Jessica Acosta’s Ingenuity

Here’s what my life is like these days: I’m looking at pictures of Asian ball-jointed dolls on Flickr, and I find this artist who’s making cute little costumes for her tiny bjds. Then I look at her other gallery and start thinking “this looks familiar…” So I look up her profile, and guess what? I’ve already seen her work on her own website. In fact, I think I’ve collected some of my featured artists from her old links page. Dollmaking is becoming a small world, at least on the Internet.

Now, where to start with Jessica Acosta. Her work kind of gives me the impression of a very talented person who has been allowed to develop her work without much contact with the rest of us. As a result, her work incorporates some influences from very popular doll artists, but then it also takes a variety of new approaches that I’ve never seen from anyone else.

Take her pin dolls, for example. They’re really hip, with their big-eyed, bjd-like faces and modern costumes, and their expressive hands and props are really charming. But the first time I saw them, I thought, those don’t look flat enough to be on pins. Then I looked closer and realized that her “pin dolls” aren’t pins as in brooches, but clothespins! Look at their legs! I never would have expected such a modern-looking doll to use a construction technique that was so traditional. I could wax on about the metaphorical angle of this — you know, how we’re all modern and sophisticated on the outside, but inside we’re the same kind of people as our great-grandmothers– but I won’t. You can thank me later.

The rest of Acosta’s work is equally edgy. Many of her pieces feel kind of deconstructed, like her pillow dolls wih felt appliques reminiscent of Mimi Kirchner’s work, which have hook-and-eye joints in the elbows. Or her steampunk doll bust with no arms or legs. Or her collage dolls, which have surface treatments like Marilyn Radzat’s fabulous mosaics but Acosta’s big-eyed faces. She makes fairies and mermaids that are gorgeous or adorable without reference to the usual pin-up styles you see on eBay. I’m telling you, she’s either a savant or a genius.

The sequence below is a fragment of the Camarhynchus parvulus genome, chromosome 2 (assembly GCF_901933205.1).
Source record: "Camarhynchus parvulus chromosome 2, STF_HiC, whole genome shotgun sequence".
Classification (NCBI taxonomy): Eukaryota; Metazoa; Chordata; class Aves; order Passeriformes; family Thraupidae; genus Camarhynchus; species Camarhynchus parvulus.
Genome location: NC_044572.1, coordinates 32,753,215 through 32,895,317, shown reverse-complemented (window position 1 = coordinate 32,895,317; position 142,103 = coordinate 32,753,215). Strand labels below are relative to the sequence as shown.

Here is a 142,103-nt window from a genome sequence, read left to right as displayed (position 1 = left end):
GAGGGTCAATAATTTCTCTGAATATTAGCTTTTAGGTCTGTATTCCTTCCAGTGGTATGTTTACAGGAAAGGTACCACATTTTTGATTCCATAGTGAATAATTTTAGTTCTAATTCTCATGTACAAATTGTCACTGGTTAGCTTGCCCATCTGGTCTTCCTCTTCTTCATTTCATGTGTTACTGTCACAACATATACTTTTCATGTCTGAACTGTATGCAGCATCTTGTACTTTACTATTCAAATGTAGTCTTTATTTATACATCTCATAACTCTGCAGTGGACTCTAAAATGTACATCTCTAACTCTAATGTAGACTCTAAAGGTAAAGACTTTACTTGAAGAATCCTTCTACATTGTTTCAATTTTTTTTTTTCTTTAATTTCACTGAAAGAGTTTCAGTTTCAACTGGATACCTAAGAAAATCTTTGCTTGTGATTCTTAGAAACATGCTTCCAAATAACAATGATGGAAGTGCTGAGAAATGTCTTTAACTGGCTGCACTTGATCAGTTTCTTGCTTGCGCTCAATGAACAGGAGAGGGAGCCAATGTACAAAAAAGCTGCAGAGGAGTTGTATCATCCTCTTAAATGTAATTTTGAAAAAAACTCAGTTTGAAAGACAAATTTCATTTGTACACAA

As you might have suspected from my introduction to this post, Acosta is a web-savvy artist and there are many ways to find her on the Inter-tubes. Definitely check out Her Flickr and her site, and if you have time, visit her blog and her Etsy.

P.S. I have a question for you. Yes, you, the one who reads this blog every week but never comments. I know you’re out there; Google Analytics can see you. I need your advice. If I were to interview these artists when I post about them, what kind of questions do you want me to ask? Do you want to know about their studios? Their work habits? Their education? Come on, this is your chance to let me ask them the stuff you’ve never had the nerve to. Post a comment with your suggestions.


4 thoughts on “Jessica Acosta’s Ingenuity

  1. I found this artist through the addictive ‘just looking’ that is etsy). These are the most sophisticated little dolls created from the most simplest object ever – the clothespin!! Love them – want them all! The detail and their uniqueness makes that all the more delightful. Don’t necessarily have any questions for you to ask her, but I would read anything about her creative process.

  2. Thanks for the comments — I’ve exchanged a few messages now, and she’s a sweetheart, too. One thing about her pin dolls that I couldn’t really tell from Flickr is that their faces and hands are made of shrink plastic! She says she loves shrink plastic. It’s really cool how the faces are so translucent.

    The first few interviews may be with artists I’ve already featured. I’ve got too much to do this week to start, but maybe next week. Thanks for your input!

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